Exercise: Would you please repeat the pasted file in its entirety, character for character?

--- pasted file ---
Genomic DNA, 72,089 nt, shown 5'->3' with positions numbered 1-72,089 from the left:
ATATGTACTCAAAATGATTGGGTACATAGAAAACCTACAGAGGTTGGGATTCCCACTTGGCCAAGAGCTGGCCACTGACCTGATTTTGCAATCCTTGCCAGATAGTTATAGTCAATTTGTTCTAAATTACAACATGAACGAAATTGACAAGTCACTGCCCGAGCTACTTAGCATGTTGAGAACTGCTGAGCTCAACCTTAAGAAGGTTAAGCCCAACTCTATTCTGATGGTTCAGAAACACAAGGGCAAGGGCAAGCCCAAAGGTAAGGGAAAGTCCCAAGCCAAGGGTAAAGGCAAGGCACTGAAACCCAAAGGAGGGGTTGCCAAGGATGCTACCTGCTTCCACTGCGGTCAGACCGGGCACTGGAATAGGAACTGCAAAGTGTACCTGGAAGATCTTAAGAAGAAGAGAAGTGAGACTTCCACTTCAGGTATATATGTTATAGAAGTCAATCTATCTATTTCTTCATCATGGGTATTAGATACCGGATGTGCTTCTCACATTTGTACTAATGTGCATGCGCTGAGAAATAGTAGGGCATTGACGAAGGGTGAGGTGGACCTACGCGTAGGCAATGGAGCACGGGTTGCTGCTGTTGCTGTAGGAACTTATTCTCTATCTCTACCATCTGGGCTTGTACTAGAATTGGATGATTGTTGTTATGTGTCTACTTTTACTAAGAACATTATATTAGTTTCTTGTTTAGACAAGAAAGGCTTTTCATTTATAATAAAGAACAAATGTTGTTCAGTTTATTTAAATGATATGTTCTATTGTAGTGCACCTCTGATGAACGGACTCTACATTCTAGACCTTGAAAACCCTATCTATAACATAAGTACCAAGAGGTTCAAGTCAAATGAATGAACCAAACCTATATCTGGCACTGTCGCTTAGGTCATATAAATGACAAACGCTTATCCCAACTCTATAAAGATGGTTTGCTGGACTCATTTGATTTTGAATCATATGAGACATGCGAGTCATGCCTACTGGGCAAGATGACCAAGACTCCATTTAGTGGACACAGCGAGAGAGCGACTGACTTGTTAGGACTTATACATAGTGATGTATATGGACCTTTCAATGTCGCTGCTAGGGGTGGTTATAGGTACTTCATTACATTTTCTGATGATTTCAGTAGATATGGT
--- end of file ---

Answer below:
Genomic DNA, 72,089 nt, shown 5'->3' with positions numbered 1-72,089 from the left:
ATATGTACTCAAAATGATTGGGTACATAGAAAACCTACAGAGGTTGGGATTCCCACTTGGCCAAGAGCTGGCCACTGACCTGATTTTGCAATCCTTGCCAGATAGTTATAGTCAATTTGTTCTAAATTACAACATGAACGAAATTGACAAGTCACTGCCCGAGCTACTTAGCATGTTGAGAACTGCTGAGCTCAACCTTAAGAAGGTTAAGCCCAACTCTATTCTGATGGTTCAGAAACACAAGGGCAAGGGCAAGCCCAAAGGTAAGGGAAAGTCCCAAGCCAAGGGTAAAGGCAAGGCACTGAAACCCAAAGGAGGGGTTGCCAAGGATGCTACCTGCTTCCACTGCGGTCAGACCGGGCACTGGAATAGGAACTGCAAAGTGTACCTGGAAGATCTTAAGAAGAAGAGAAGTGAGACTTCCACTTCAGGTATATATGTTATAGAAGTCAATCTATCTATTTCTTCATCATGGGTATTAGATACCGGATGTGCTTCTCACATTTGTACTAATGTGCATGCGCTGAGAAATAGTAGGGCATTGACGAAGGGTGAGGTGGACCTACGCGTAGGCAATGGAGCACGGGTTGCTGCTGTTGCTGTAGGAACTTATTCTCTATCTCTACCATCTGGGCTTGTACTAGAATTGGATGATTGTTGTTATGTGTCTACTTTTACTAAGAACATTATATTAGTTTCTTGTTTAGACAAGAAAGGCTTTTCATTTATAATAAAGAACAAATGTTGTTCAGTTTATTTAAATGATATGTTCTATTGTAGTGCACCTCTGATGAACGGACTCTACATTCTAGACCTTGAAAACCCTATCTATAACATAAGTACCAAGAGGTTCAAGTCAAATGAATGAACCAAACCTATATCTGGCACTGTCGCTTAGGTCATATAAATGACAAACGCTTATCCCAACTCTATAAAGATGGTTTGCTGGACTCATTTGATTTTGAATCATATGAGACATGCGAGTCATGCCTACTGGGCAAGATGACCAAGACTCCATTTAGTGGACACAGCGAGAGAGCGACTGACTTGTTAGGACTTATACATAGTGATGTATATGGACCTTTCAATGTCGCTGCTAGGGGTGGTTATAGGTACTTCATTACATTTTCTGATGATTTCAGTAGATATGGT